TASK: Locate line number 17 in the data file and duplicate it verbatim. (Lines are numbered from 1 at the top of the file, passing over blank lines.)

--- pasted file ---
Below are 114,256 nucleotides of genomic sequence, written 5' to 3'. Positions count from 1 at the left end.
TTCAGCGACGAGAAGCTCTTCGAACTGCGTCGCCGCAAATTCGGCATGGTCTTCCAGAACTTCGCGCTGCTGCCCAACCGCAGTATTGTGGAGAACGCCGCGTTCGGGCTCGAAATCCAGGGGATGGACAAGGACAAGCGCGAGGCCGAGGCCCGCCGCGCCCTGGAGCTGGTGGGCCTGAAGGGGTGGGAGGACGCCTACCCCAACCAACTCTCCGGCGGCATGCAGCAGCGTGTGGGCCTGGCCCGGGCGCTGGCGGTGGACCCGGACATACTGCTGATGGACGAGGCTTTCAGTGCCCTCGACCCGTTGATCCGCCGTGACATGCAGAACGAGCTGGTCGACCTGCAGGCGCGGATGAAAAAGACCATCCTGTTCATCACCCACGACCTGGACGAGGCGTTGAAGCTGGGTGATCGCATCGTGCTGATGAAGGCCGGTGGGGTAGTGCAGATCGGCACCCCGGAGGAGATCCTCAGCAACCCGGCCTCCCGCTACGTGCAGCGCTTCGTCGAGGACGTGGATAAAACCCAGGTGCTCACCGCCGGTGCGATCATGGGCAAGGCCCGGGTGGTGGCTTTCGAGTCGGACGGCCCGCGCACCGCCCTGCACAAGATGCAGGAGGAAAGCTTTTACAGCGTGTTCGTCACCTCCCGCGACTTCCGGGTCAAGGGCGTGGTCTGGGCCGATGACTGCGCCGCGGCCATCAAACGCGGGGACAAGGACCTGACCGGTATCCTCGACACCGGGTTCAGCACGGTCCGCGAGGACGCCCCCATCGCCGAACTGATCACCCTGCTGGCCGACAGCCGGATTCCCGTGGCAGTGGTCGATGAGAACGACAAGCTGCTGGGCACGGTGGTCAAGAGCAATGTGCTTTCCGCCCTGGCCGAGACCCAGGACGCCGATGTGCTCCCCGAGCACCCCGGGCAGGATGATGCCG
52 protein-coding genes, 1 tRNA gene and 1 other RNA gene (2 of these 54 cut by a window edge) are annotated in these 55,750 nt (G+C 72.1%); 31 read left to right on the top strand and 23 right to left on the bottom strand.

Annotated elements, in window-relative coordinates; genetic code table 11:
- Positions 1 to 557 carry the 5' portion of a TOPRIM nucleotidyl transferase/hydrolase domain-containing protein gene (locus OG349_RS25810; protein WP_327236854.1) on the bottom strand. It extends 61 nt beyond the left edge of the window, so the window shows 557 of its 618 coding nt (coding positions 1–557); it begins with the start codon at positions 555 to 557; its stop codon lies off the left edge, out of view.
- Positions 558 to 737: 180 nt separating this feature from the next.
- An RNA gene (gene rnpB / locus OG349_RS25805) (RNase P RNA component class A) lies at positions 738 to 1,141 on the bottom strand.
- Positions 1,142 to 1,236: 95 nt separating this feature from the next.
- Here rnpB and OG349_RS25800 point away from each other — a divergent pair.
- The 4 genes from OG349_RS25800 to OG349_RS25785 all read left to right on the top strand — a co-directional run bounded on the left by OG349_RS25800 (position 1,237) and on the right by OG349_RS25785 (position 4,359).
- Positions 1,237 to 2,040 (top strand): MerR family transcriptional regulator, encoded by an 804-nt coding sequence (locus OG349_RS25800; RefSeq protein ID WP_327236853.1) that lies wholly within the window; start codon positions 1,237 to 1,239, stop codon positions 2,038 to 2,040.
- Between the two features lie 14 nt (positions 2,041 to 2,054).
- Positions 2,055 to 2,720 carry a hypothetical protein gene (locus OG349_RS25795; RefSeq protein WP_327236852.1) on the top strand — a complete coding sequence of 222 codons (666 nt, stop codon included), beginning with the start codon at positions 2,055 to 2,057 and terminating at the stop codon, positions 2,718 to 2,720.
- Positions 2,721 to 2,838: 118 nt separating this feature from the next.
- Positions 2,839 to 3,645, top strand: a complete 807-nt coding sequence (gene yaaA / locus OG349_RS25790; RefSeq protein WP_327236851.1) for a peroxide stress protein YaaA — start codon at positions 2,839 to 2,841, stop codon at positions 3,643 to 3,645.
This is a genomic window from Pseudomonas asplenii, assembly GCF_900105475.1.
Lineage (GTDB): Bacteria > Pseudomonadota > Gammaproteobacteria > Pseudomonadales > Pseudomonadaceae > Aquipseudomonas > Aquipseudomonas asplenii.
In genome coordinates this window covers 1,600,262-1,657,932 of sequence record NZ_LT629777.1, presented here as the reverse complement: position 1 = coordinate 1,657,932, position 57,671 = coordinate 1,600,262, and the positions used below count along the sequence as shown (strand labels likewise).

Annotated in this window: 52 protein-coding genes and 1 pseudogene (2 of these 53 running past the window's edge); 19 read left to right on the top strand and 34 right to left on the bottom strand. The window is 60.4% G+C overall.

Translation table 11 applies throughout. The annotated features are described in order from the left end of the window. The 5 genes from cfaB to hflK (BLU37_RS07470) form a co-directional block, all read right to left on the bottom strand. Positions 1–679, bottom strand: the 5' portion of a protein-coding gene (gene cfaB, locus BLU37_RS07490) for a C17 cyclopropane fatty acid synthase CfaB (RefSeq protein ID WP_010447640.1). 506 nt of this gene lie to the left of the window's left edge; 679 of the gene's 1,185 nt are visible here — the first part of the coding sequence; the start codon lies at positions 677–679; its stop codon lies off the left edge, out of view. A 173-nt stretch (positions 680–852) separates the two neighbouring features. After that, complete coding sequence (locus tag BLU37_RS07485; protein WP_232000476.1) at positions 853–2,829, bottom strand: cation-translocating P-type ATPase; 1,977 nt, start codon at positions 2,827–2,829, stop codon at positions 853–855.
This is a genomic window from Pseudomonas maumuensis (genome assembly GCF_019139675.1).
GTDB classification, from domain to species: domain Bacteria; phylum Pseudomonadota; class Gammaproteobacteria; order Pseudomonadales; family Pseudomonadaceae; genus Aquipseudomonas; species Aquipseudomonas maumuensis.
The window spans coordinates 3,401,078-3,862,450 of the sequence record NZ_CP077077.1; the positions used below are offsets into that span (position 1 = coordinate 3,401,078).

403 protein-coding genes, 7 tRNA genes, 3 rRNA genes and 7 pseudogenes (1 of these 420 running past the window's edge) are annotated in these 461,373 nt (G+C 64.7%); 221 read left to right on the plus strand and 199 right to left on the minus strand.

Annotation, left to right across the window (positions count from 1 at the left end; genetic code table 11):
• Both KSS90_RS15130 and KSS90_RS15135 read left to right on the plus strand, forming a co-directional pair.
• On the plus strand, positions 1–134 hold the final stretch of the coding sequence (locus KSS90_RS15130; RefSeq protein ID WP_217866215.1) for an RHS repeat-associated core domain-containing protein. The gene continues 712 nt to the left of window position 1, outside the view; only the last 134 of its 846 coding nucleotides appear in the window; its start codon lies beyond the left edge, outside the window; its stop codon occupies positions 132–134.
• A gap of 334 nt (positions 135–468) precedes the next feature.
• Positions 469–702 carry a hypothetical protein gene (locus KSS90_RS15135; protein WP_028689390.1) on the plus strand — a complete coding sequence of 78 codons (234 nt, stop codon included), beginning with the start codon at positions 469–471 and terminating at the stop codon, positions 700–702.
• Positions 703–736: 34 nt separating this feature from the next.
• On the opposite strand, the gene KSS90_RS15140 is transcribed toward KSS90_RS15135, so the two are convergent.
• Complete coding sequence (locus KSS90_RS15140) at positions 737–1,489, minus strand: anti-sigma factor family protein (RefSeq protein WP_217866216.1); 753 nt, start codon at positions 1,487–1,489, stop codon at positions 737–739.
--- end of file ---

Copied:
Lineage (GTDB): Bacteria > Pseudomonadota > Gammaproteobacteria > Pseudomonadales > Pseudomonadaceae > Aquipseudomonas > Aquipseudomonas asplenii.